Refined Exploitation of Time-Difference Analyses
By Bruce Rule - August 28, 2013
When multiple transient acoustic events (signals), the detection times of which can be measured with accuracies to the nearest second, are detected by three or more sea-floor sensors that are geographically dispersed, and for which the positions are known, the position of the acoustic events can be established to within one to two nautical mile in broad ocean areas. As discussed below, their relative positions can be determined with significantly greater accuracy.
In the case of the loss of the USS SCORPION (SSN-589) at 18:20:44Z on 22 May 1968, comparison of the detection times of the sixth signal in a series of more than 17 collapse event signals by Argentia arrays 3141, 3131 and two single hydrophones (A and D) located near the island of La Palma in the Canary Island archipelago established the position of the event within about one nautical mile (nm) of the wreck-site subsequently identified by a search based on the acoustically-derived position.
That time difference position-derivation analysis, per force, also established the relative time delays (differences) between arrivals of the same signal at the three sensors. Had any detections of the sixth acoustic event – or any other event detected by all three sensors - involved a reflection (echo) of the signal by a bathymetric feature (sea mount), no time-difference position could have been derived.
In the case of SCORPION, the time difference of arrival of the sixth signal involved a delay of three minutes and 11.5 seconds for array 3141 relative to the Canary Island hydrophone A . That delay resulted from the greater range to 3141 (976 nm) from the wreck-site compared to a range of 821 nm to Canary Island hydrophone A (derived speed of sound: 48.54 nm/min or an average of 4915 f/s)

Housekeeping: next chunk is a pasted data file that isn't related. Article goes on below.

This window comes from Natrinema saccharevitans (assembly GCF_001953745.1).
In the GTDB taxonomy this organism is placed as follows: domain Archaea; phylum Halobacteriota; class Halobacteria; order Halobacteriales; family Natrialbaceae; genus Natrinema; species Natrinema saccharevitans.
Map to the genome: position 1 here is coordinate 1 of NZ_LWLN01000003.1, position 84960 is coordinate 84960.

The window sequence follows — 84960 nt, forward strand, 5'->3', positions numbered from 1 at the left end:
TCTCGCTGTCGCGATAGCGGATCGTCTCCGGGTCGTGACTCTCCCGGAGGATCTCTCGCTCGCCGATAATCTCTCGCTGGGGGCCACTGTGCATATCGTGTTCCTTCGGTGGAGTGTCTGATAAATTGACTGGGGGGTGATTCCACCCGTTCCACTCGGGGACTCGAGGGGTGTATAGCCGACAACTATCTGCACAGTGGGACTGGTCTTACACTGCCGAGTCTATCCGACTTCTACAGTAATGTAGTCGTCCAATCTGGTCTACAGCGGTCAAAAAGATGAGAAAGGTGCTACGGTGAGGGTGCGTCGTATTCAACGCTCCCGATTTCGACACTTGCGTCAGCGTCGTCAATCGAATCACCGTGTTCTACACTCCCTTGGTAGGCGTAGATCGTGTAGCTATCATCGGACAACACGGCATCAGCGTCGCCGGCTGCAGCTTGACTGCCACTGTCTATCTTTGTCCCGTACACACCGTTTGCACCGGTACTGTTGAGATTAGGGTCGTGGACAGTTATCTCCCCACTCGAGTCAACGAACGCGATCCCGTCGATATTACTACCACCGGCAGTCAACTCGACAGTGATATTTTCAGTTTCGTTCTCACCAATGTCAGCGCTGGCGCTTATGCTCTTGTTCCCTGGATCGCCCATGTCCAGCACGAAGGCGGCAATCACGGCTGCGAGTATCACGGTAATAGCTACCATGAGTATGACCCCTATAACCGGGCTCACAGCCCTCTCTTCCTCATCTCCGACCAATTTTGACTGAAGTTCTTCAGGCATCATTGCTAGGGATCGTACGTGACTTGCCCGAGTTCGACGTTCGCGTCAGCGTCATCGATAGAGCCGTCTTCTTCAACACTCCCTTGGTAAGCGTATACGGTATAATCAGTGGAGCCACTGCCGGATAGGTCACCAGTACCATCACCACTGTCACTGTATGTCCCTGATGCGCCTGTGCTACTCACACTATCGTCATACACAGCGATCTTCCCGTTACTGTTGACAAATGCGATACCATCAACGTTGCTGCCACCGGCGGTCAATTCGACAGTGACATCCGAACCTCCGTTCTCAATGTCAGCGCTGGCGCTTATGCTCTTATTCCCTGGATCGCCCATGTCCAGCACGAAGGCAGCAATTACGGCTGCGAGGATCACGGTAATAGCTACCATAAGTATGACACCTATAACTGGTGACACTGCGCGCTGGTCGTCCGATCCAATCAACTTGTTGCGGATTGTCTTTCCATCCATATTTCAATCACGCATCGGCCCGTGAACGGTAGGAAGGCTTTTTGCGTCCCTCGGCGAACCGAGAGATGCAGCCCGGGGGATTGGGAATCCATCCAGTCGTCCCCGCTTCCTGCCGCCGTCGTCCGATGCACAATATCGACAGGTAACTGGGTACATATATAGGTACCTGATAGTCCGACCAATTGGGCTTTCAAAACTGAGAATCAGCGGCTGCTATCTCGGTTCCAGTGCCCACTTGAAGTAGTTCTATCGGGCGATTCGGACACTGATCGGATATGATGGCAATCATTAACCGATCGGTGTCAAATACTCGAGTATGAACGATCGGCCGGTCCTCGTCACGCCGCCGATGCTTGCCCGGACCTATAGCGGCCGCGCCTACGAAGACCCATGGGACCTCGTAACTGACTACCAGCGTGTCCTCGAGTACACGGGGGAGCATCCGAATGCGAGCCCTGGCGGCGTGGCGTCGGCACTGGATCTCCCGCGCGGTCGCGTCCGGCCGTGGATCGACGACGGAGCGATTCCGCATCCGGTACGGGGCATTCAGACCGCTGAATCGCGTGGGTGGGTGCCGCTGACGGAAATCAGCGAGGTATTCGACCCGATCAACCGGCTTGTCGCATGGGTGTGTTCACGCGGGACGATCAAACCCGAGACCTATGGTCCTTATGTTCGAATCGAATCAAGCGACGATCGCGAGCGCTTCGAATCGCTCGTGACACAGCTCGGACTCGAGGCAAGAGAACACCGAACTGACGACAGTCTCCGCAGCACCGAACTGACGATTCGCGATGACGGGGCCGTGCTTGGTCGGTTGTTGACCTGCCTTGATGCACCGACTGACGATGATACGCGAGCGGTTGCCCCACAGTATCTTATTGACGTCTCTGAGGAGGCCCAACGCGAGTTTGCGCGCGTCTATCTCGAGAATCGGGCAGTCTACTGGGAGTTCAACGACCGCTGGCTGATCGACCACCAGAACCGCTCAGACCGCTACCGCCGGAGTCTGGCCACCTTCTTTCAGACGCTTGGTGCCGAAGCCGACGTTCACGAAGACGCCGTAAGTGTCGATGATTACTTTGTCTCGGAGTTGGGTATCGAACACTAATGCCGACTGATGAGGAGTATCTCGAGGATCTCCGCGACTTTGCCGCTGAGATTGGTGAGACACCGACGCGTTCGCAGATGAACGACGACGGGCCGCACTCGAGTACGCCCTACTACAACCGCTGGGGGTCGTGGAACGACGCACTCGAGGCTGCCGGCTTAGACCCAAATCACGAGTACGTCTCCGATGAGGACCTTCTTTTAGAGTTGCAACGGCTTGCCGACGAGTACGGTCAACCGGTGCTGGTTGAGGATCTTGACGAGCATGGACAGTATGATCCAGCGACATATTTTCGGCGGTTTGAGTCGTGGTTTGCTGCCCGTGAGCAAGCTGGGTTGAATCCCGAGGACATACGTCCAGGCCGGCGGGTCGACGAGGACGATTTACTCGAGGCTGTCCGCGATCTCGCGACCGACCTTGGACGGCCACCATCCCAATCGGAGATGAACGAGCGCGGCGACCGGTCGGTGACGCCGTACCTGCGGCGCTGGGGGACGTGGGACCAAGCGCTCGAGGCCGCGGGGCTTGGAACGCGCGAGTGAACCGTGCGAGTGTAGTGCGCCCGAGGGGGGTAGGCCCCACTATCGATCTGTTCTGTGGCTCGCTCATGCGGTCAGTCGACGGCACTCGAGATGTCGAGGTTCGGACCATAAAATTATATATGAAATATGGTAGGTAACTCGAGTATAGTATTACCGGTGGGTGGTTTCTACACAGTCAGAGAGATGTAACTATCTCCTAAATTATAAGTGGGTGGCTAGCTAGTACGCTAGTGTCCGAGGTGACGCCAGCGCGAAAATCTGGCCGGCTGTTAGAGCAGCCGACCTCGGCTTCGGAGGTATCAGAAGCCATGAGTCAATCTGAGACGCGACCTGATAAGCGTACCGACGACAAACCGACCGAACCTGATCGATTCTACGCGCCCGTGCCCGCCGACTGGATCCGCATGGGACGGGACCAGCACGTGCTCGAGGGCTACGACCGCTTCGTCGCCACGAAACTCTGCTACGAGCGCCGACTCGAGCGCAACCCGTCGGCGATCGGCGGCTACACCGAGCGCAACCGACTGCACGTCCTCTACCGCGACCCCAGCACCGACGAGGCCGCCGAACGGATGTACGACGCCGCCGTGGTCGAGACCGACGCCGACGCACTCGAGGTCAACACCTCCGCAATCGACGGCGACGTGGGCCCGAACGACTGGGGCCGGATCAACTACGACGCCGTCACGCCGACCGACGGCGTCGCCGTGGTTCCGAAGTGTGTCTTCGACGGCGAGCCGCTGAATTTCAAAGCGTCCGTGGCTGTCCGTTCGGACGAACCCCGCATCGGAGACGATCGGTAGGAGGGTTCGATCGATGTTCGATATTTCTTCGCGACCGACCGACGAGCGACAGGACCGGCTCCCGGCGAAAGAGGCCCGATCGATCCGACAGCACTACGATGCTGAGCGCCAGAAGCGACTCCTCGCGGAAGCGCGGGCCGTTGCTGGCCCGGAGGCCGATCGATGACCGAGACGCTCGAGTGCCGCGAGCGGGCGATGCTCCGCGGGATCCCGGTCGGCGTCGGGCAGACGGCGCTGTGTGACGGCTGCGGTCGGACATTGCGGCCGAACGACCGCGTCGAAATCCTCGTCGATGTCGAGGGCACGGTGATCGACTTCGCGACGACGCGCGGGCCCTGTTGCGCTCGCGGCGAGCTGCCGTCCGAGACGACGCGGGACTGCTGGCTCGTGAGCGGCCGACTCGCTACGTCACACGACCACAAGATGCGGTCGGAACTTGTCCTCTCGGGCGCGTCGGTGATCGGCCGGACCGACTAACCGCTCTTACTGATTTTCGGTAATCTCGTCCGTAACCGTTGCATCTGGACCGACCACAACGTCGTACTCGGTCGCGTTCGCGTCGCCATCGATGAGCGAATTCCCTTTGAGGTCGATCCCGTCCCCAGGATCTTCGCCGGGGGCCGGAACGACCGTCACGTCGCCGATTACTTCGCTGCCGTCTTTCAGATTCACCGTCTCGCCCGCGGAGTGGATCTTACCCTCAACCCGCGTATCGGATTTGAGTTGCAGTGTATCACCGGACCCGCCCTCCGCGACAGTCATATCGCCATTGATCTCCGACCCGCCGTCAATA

If SCORPION continued to radiates acoustic signals from the same position, the delay relationship would not change, i.e., the 3141 event detections would always occur three minutes and 11.5 seconds after the Canary Island detections.
If; however, SCORPION changed position during the period when detections by both 3141 and Canary Island hydrophone A occurred, the value of three minutes and 11.5 seconds would also change. Since the Canary Island sensor was located to the east-southeast of the position where the SCORPION wreckage was located and array 3141 was located to the northwest, movement of SCORPION to the east during the period of mutual detection would increase the three minute and 11.5 second difference while any movement to the west would decrease that difference.
So, even though only some of the more than 17 SCORPION-associated collapse events were detected by both 3141 and the Canary island hydrophones, identification of the same time delays for those events confirms there was no significant horizontal (lateral) movement of the signal sources during the 111.6 second period when which it was conjectured in 1968 that SCORPION had reversed course.
Highly-refined Visicorder and Helicorder time of 3141 and Canary Island hydrophone A signal detection time measurements made on 18 July 1968 confirm the change in delays between the sensors over the 111.6 second period equated to horizontal movement of less than 100-feet by the sources of the collapse event signals.
Since it is known that the first acoustic event in the series was collapse of the SCORPION pressure hull at a depth of 1530-feet, the comparison of delays confirms the wreckage in which the subsequent collapse events occurred sank nearly vertically, I.e, there was no measurable horizontal movement by the collapse event signal sources during the 111.6 second period when the same four acoustic events were detected by the Canary Island and 3141 array sensors.
This conclusion is important because it refutes the basis for above mentioned conjecture that SCORPION had reversed course. Such a course-reversal was originally proposed in 1968 as a maneuver by SCORPION to disarm a Mk-37 torpedo that had started up within a torpedo tube.
Note again that, as discussed in the writer's letter of 10 April 2013 archived under ARTICLES on this website, 14 of the 17 (82 percent) of the conclusions by the SCORPION Court of Inquiry that were based on acoustic data were wrong;
This discussion provides an example of the use of time-delay measurements to provide refined assessments of signal source movements even at extreme detection ranges. This technique has obvious application in other circumstances.